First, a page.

21-09-2021 01:33 AM Jerusalem Timing

"Saudi Death Sentence Oppressive, Lacks Tangible Evidence"

Family of Saudi Shiite prisoner who was sentenced to death, along with 13 others on Wednesday, refused the court ruling, stressing that the sentence was oppressive and lacked tangible evidence.

Family of Saudi Shiite prisoner who was sentenced to death, along with 13 others on Wednesday, refused the court ruling, stressing that the sentence was oppressive and lacked tangible evidence.

A Saudi court sentenced to death 14 people to death in Qatif region in Eastern province. It handed long-term jail sentences against nine others, while only one was acquitted. Theses 24 people are known as the "cell of 24". They were arrested in 2012 over taking part in 2011 pro-democracy protests against the Saudi regime. Many of them were minors when arrested.Saudi citizen from Qatif sentenced to death

Few hours after the death sentences were announced, the family of Munir Abdullah Ahmad Al Adam released a statement in which it refused, saying: "We refuse the unjust and oppressive ruling against our son, and lacked tangible evidence since it was based on testimonies written by the interrogator's hand."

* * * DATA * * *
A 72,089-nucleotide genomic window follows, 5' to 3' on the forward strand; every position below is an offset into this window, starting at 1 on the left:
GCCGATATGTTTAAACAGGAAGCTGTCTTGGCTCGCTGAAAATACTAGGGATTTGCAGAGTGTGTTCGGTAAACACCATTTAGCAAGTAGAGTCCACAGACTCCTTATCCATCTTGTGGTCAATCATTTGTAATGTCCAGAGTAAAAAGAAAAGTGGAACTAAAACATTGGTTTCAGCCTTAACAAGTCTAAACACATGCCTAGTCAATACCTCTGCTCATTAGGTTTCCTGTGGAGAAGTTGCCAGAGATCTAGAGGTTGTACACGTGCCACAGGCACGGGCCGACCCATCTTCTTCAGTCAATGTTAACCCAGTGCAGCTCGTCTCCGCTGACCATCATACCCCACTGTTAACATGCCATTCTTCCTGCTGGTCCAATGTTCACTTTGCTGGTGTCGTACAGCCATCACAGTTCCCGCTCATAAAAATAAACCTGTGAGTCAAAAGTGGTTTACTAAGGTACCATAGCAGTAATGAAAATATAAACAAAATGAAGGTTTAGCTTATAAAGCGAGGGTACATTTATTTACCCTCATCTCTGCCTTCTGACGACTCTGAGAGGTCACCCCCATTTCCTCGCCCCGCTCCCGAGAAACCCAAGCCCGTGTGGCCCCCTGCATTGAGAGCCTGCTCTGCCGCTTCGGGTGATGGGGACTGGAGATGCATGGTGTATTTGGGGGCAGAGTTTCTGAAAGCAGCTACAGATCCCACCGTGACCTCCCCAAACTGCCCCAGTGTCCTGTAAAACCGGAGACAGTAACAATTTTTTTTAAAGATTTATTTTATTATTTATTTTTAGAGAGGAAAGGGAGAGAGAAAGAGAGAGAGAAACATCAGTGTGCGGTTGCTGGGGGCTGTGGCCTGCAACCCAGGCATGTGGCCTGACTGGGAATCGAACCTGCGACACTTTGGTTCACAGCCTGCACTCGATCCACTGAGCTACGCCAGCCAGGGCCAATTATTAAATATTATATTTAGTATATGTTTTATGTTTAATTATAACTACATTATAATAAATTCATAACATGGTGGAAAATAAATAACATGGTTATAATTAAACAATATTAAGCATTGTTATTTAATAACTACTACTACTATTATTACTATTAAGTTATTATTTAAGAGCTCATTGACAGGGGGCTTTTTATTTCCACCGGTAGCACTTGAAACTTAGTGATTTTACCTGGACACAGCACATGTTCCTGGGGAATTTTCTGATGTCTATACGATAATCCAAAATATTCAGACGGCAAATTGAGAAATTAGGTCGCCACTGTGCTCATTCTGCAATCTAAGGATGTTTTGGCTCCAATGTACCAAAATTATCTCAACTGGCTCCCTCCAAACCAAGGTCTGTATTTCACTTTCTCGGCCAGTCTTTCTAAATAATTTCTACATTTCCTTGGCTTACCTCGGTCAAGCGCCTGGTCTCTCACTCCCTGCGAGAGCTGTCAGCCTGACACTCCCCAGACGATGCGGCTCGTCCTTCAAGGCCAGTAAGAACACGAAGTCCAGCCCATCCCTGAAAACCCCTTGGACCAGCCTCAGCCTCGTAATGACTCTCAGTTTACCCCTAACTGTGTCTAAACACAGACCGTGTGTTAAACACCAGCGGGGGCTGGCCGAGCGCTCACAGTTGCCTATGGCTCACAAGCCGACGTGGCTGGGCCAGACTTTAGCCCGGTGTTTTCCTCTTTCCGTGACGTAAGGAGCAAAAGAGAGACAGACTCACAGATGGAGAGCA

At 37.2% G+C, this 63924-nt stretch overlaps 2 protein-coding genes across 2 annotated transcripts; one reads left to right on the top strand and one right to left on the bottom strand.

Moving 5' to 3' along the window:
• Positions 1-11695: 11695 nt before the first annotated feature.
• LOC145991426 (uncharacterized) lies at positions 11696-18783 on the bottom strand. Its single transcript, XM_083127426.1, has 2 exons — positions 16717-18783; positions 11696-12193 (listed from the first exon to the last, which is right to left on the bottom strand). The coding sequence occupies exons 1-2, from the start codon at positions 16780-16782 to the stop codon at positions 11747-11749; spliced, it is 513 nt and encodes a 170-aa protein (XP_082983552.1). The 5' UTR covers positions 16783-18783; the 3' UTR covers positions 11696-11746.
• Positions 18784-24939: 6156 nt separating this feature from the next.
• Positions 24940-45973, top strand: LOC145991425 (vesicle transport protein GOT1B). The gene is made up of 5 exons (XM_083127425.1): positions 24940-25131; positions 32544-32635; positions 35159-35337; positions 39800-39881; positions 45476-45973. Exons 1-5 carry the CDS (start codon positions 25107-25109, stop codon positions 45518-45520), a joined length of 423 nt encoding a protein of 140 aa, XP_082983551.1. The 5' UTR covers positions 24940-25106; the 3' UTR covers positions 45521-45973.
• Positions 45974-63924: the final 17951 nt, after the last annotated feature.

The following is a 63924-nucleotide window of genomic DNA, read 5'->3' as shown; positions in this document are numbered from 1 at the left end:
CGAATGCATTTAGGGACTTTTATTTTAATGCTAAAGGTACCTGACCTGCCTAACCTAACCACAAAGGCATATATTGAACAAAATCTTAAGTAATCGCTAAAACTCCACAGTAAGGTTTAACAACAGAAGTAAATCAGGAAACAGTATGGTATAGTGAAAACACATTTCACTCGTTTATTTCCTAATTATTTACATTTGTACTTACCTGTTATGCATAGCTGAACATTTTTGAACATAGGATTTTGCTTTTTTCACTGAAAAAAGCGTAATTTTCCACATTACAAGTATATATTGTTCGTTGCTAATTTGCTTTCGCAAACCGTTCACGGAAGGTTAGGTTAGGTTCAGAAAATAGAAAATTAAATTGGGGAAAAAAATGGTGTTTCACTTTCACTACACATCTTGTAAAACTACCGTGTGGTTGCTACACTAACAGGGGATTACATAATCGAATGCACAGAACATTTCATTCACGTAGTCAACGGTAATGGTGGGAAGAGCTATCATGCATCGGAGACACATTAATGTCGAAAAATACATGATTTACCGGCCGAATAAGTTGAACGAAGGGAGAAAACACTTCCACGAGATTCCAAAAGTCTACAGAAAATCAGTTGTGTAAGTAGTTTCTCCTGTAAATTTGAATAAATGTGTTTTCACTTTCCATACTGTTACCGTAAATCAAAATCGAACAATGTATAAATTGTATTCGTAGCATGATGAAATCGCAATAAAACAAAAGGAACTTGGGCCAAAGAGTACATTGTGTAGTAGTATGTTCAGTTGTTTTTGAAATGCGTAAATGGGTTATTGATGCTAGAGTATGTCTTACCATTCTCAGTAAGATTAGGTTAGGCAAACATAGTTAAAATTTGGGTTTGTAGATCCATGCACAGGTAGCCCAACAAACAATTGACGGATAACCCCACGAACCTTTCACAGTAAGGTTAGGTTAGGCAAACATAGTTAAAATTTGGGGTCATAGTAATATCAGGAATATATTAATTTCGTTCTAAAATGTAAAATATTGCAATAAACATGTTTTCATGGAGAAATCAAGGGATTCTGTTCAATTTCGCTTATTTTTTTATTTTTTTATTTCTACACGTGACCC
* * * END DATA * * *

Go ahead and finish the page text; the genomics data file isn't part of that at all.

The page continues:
The statement described the ruling as a "play orchestrated by interior ministry, backed by Justice ministry."

"The prosecutor himself said during a court session there was no evidence for the ruling to be based upon," the statement said, stressing that Munir Al Adam was subjected to horrible torture which led to hearing loss in one of his ears.

Al Adam family urged the immediate release of its son and without condition, calling on the international community to interfere in a bid to save Munir from death.

Saudi Arabia’s Shia citizens face systematic discrimination in public education, government employment, and permission to build houses of worship in the country.

International human rights organizations have repeatedly dismissed the judicial processes that lead to the conviction of political dissidents in Saudi Arabia.

In mid-May, Human Rights Watch said Saudi Arabia’s trial of 32 men for allegedly spying on behalf of Iran is a “mockery of justice” because it “has violated the basic due process rights of the defendants.”

According to Human Rights Watch, Saudi authorities have not permitted the defendants to meet with lawyers or provided all of the court documents necessary to prepare a defense after more than three years of detention and investigation.